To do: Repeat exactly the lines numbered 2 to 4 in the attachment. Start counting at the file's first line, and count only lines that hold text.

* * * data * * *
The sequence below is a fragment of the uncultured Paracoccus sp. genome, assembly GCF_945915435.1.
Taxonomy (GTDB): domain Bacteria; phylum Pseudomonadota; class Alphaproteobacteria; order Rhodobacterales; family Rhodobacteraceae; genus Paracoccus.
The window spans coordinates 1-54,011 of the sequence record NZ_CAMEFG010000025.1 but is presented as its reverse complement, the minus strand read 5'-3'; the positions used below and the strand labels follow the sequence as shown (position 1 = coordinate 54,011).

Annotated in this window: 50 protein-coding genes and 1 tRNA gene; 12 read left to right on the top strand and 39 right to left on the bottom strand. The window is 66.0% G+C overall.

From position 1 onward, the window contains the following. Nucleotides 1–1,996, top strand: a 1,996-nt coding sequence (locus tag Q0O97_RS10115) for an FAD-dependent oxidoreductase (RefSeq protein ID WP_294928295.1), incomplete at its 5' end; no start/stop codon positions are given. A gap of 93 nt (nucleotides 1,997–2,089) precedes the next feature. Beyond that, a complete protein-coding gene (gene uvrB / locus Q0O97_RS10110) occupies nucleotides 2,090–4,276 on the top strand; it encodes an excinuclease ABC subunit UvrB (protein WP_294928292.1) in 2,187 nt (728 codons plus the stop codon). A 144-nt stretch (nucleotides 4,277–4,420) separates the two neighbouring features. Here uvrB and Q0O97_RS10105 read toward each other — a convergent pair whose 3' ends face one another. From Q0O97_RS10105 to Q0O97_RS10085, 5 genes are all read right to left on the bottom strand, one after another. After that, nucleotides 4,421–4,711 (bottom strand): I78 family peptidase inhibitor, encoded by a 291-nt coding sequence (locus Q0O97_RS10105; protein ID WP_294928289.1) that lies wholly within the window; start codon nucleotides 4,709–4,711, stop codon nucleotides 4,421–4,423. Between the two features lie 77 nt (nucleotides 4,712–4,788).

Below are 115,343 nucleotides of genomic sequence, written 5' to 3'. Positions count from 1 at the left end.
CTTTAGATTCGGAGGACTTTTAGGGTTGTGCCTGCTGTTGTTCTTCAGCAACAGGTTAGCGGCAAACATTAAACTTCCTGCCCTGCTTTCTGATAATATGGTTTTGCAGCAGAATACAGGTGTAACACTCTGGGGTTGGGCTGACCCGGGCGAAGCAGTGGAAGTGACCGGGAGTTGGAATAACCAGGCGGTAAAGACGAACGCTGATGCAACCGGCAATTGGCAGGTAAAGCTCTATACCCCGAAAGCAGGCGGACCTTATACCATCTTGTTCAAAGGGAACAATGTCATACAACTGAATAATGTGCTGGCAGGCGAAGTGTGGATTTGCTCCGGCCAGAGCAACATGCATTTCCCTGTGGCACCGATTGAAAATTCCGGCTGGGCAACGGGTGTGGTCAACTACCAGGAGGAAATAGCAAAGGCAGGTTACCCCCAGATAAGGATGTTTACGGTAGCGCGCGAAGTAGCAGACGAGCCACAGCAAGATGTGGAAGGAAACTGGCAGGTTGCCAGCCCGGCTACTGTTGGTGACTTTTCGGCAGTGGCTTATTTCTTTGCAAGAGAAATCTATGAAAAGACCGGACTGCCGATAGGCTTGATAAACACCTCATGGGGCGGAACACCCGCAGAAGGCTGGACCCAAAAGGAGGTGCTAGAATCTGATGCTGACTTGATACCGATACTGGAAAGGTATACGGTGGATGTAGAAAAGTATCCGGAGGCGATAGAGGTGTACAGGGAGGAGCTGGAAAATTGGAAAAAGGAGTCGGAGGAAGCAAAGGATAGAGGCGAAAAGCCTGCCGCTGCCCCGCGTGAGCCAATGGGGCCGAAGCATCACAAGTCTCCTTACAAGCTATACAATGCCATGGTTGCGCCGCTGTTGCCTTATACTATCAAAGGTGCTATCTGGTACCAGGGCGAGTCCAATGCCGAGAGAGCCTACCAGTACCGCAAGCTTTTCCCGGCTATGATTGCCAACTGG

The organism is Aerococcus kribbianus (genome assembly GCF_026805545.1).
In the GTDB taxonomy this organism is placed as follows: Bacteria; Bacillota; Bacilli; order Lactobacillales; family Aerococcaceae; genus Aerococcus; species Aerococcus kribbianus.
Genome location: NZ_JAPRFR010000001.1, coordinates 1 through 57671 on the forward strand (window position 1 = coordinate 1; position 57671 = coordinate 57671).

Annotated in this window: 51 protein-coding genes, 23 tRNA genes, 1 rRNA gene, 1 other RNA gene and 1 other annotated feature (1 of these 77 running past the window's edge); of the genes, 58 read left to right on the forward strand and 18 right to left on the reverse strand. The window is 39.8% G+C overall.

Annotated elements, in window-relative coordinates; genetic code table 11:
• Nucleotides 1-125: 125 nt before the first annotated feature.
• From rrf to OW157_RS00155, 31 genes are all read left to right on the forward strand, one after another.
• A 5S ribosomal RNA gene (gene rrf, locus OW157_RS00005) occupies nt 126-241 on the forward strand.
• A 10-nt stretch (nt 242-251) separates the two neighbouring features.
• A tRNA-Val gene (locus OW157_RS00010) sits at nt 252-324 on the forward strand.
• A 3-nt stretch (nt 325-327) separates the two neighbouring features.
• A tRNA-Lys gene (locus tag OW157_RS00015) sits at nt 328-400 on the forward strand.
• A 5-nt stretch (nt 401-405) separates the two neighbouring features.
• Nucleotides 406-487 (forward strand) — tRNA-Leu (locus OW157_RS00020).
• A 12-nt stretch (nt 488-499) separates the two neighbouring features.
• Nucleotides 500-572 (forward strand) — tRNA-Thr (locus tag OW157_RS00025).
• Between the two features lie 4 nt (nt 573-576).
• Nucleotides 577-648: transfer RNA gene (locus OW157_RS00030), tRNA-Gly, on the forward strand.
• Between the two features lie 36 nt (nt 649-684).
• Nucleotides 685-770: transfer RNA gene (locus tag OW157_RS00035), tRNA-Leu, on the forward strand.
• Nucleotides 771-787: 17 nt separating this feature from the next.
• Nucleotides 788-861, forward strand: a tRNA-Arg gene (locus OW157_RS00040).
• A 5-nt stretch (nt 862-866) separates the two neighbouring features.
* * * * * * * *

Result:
Taxonomy (GTDB): domain Bacteria; phylum Pseudomonadota; class Alphaproteobacteria; order Rhodobacterales; family Rhodobacteraceae; genus Paracoccus.
The window spans coordinates 1-54,011 of the sequence record NZ_CAMEFG010000025.1 but is presented as its reverse complement, the minus strand read 5'-3'; the positions used below and the strand labels follow the sequence as shown (position 1 = coordinate 54,011).

Annotated in this window: 50 protein-coding genes and 1 tRNA gene; 12 read left to right on the top strand and 39 right to left on the bottom strand. The window is 66.0% G+C overall.